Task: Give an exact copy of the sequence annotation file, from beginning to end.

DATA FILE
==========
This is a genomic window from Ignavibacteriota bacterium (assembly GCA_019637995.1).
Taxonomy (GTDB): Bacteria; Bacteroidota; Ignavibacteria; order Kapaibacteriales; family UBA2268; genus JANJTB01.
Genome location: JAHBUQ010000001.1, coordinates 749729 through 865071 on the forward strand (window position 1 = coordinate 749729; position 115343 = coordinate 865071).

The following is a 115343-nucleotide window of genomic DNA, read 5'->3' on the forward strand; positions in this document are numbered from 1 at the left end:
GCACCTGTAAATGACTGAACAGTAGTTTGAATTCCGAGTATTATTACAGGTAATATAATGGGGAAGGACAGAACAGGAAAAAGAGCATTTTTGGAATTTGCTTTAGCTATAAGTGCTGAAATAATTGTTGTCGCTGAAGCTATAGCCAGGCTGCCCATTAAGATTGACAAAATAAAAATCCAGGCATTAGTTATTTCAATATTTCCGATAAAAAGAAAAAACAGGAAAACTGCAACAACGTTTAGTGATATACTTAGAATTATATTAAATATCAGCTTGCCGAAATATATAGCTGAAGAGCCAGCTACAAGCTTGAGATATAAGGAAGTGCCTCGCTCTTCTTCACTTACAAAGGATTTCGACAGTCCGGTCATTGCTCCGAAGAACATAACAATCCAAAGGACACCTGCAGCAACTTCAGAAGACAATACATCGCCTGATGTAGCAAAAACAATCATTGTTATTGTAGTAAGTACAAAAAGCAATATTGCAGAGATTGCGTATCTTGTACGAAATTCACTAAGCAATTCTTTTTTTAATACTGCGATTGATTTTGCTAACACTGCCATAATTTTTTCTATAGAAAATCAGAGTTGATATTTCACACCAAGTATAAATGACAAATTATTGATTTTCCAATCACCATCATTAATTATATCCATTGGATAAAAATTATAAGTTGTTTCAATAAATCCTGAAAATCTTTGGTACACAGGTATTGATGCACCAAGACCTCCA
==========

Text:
This is a genomic window from Ignavibacteriota bacterium (assembly GCA_019637995.1).
Taxonomy (GTDB): Bacteria; Bacteroidota; Ignavibacteria; order Kapaibacteriales; family UBA2268; genus JANJTB01.
Genome location: JAHBUQ010000001.1, coordinates 749729 through 865071 on the forward strand (window position 1 = coordinate 749729; position 115343 = coordinate 865071).

The following is a 115343-nucleotide window of genomic DNA, read 5'->3' on the forward strand; positions in this document are numbered from 1 at the left end:
GCACCTGTAAATGACTGAACAGTAGTTTGAATTCCGAGTATTATTACAGGTAATATAATGGGGAAGGACAGAACAGGAAAAAGAGCATTTTTGGAATTTGCTTTAGCTATAAGTGCTGAAATAATTGTTGTCGCTGAAGCTATAGCCAGGCTGCCCATTAAGATTGACAAAATAAAAATCCAGGCATTAGTTATTTCAATATTTCCGATAAAAAGAAAAAACAGGAAAACTGCAACAACGTTTAGTGATATACTTAGAATTATATTAAATATCAGCTTGCCGAAATATATAGCTGAAGAGCCAGCTACAAGCTTGAGATATAAGGAAGTGCCTCGCTCTTCTTCACTTACAAAGGATTTCGACAGTCCGGTCATTGCTCCGAAGAACATAACAATCCAAAGGACACCTGCAGCAACTTCAGAAGACAATACATCGCCTGATGTAGCAAAAACAATCATTGTTATTGTAGTAAGTACAAAAAGCAATATTGCAGAGATTGCGTATCTTGTACGAAATTCACTAAGCAATTCTTTTTTTAATACTGCGATTGATTTTGCTAACACTGCCATAATTTTTTCTATAGAAAATCAGAGTTGATATTTCACACCAAGTATAAATGACAAATTATTGATTTTCCAATCACCATCATTAATTATATCCATTGGATAAAAATTATAAGTTGTTTCAATAAATCCTGAAAATCTTTGGTACACAGGTATTGATGCACCAAGACCTCCA